Lawsuit Trying to Prove Fast Food Chains Responsible For Making Us Fat

 GUESTS: John Banzhaf, Richard Berman

 BYLINE: Bill Hemmer

 HIGHLIGHT: A new lawsuit is trying to prove that fast food chains are responsible for making us fat.

 BILL HEMMER, CNN ANCHOR: A new lawsuit is trying to prove that fast food chains are responsible for making us fat.


 UNIDENTIFIED MALE: It's very tough to me, because I enjoy a lot of these types of foods. I try my best. Sometimes I lose. Sometime I win. But I don't blame anybody for my weight. It's my own responsibility, and I know that. (END VIDEO CLIP)

 HEMMER: Just this week, a lawsuit was filed against McDonald's, Burger King, Wendy's and KFC, accusing them of not telling consumers what's really in the food.

 Let's talk about it now, John Banzhaf, an expert on public interest law is advising the plaintiff's attorneys in this lawsuit.

 Sir, good morning to you.

 Also from Richmond, Virginia, Richard Berman, the executive director of the Center for Consumer Freedom, a coalition of about 30,000 restaurants.

 Sir, good morning to you as well.


 HEMMER: Professor, what does the suit allege specifically?

 JOHN BANZHAF, PROF., PUBLIC INTEREST LAW, GEORGE WASHINGTON UNIV.: The suit alleges that the plaintiff, Mr. Barber, is 56 years old. He ate out at fast food restaurants four or five times a week. As a result, it says, he became obese and suffered from hypertension, diabetes and now two heart attacks.

 Basically, he's saying that if the same standards we applied to other foods -- for example requiring disclosure of calories and fat content -- were applied to fast food restaurants; if they provided warnings, as, for example, dozens of other manufacturers do, like other well known hazards such as electrocution; he probably wouldn't have been obese and suffered these problems. It's an opening gun in trying to make the fast food companies bear some of the responsibility, not all, but some of the responsibility for the huge cost of the epidemic of obesity.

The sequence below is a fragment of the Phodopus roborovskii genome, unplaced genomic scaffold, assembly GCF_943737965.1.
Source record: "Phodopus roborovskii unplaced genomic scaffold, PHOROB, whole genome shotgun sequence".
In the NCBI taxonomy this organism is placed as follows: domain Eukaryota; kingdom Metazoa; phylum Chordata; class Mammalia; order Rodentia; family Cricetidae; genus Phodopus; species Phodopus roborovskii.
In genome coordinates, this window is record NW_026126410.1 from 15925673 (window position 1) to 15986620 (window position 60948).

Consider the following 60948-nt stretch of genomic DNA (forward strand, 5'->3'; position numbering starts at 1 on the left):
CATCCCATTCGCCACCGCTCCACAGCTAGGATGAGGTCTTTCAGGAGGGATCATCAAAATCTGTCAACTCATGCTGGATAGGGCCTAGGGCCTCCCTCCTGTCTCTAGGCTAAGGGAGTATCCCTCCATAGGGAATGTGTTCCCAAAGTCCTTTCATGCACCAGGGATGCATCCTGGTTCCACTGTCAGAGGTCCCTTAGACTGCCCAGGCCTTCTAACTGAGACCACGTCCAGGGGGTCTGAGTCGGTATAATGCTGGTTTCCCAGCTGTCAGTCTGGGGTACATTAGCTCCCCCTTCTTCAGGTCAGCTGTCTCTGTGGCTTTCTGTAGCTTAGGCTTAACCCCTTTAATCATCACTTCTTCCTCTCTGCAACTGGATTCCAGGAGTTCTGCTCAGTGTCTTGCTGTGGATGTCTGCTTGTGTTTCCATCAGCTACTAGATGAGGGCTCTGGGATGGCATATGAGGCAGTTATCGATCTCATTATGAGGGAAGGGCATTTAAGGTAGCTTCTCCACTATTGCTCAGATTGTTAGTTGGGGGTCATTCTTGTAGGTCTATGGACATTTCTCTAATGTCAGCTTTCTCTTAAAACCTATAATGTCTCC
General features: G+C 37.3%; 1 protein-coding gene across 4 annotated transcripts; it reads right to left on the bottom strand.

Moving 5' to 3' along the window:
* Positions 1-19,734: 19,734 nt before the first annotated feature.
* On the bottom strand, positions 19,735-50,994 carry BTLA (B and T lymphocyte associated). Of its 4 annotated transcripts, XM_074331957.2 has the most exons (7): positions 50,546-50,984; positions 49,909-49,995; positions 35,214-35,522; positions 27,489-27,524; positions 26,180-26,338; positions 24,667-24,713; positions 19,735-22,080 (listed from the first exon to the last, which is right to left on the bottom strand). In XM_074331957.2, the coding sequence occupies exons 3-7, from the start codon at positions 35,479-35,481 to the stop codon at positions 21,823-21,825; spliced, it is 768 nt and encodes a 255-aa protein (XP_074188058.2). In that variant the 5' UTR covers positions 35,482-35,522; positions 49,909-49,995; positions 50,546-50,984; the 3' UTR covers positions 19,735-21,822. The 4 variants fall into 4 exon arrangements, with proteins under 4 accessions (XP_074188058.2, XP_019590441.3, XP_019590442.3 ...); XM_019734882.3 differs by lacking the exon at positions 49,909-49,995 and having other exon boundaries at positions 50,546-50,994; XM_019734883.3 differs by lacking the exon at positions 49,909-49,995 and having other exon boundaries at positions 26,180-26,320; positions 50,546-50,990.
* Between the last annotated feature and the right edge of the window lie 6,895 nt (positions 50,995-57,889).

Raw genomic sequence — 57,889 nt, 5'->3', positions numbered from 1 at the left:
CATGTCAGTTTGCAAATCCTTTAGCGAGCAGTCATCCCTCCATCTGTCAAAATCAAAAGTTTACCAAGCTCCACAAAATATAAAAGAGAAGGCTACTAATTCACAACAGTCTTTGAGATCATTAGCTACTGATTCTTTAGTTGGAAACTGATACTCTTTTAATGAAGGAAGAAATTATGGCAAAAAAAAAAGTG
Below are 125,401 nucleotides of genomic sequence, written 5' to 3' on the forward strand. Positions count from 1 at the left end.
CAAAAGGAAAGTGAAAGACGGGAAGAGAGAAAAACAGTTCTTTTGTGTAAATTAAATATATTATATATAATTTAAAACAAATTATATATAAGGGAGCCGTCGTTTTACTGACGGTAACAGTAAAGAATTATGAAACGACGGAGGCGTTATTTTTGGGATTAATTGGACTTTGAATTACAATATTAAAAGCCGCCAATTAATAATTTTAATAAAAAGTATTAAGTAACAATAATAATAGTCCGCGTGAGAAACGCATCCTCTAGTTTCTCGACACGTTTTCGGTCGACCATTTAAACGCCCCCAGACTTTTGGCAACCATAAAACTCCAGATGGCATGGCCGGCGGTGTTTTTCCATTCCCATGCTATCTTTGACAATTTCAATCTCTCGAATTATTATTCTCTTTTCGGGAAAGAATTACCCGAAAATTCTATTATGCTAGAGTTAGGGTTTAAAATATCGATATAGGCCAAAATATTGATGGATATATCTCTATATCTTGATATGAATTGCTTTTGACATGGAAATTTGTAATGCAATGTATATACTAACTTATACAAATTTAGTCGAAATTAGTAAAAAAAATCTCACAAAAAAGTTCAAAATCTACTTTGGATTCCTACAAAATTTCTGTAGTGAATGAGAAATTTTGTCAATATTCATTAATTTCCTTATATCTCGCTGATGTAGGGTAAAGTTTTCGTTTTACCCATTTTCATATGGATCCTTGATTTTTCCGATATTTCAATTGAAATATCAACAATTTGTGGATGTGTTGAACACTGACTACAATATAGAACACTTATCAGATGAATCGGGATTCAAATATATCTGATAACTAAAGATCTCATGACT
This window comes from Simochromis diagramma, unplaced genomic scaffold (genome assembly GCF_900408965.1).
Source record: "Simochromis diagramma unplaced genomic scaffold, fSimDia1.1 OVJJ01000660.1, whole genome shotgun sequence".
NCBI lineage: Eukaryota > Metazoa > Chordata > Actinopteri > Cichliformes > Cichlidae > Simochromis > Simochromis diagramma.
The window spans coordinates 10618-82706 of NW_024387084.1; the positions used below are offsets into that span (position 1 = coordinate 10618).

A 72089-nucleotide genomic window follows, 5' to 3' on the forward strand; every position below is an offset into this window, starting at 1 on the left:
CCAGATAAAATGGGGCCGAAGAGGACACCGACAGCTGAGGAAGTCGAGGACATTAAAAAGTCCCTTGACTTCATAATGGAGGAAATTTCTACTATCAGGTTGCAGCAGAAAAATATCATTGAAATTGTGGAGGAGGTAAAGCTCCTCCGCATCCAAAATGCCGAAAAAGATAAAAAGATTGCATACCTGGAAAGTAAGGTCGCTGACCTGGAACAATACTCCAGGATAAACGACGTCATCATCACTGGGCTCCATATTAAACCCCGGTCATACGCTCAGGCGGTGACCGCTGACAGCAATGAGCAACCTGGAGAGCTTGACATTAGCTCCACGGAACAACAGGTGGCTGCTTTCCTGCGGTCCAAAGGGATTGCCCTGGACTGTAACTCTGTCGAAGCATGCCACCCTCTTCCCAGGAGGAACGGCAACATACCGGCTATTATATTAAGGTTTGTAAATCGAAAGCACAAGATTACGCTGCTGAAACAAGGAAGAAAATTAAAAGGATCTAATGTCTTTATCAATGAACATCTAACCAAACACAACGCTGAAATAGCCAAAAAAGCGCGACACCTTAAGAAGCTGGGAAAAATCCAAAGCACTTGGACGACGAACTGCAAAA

HEMMER: Who made the choice to eat there?

 BANZHAF: Excuse me.

 HEMMER: Who made the choice to eat there?

 BANZHAF: Obviously he made the choice. The question is not whether he has some responsibility. Clearly he does. The issue before the jury is whether or not the fast food companies, by running incessant ads, no warnings, no clear and conspicuous disclosure of fat content, etc. bear at least some of the responsibility. We think they do, and that's what the juries are saying in tobacco cases.

 HEMMER: The plaintiff as you mentioned, Ceasar Barber, on last night with Connie Chung, listen to what he had to say last night on CNN.


 CONNIE CHUNG, CNN ANCHOR: So you had one heart attack, and then you continued eating this food?

 BARBER: After the first heart attack because it was -- the advertisement that got me, it was 100 percent beef, which I associated with being good.

 BANZHAF: Inform the public that some of the stuff is really hazardous and dangerous to your health. Some of them have more than 1,500 calories, over 60 grams of fat, loaded with sodium and so forth.


 HEMMER: Again, from Connie Chung last night. Richard, what about all this? They are saying, just inform the public. Is it that simple?

 BERMAN: Well, first of all, John said this is the opening gun, and I think the opening gun is shooting blanks. He's not even going to get this case before a jury, because it's not about this one plaintiff, Mr. Barber; they're trying to file a class-action suit. And under the federal rules, as well as under New York State rules, you have to show that there's common facts that predominate in a case like this in all the members of the class, which are supposedly heavy, overweight people who have eaten in fast food restaurants. And there's not going to be a commonality of facts. People have eaten different foods. They've eaten them in differing amounts. The portion sizes are different, there's a question as to what other foods people eat. There's a question of genetics between people.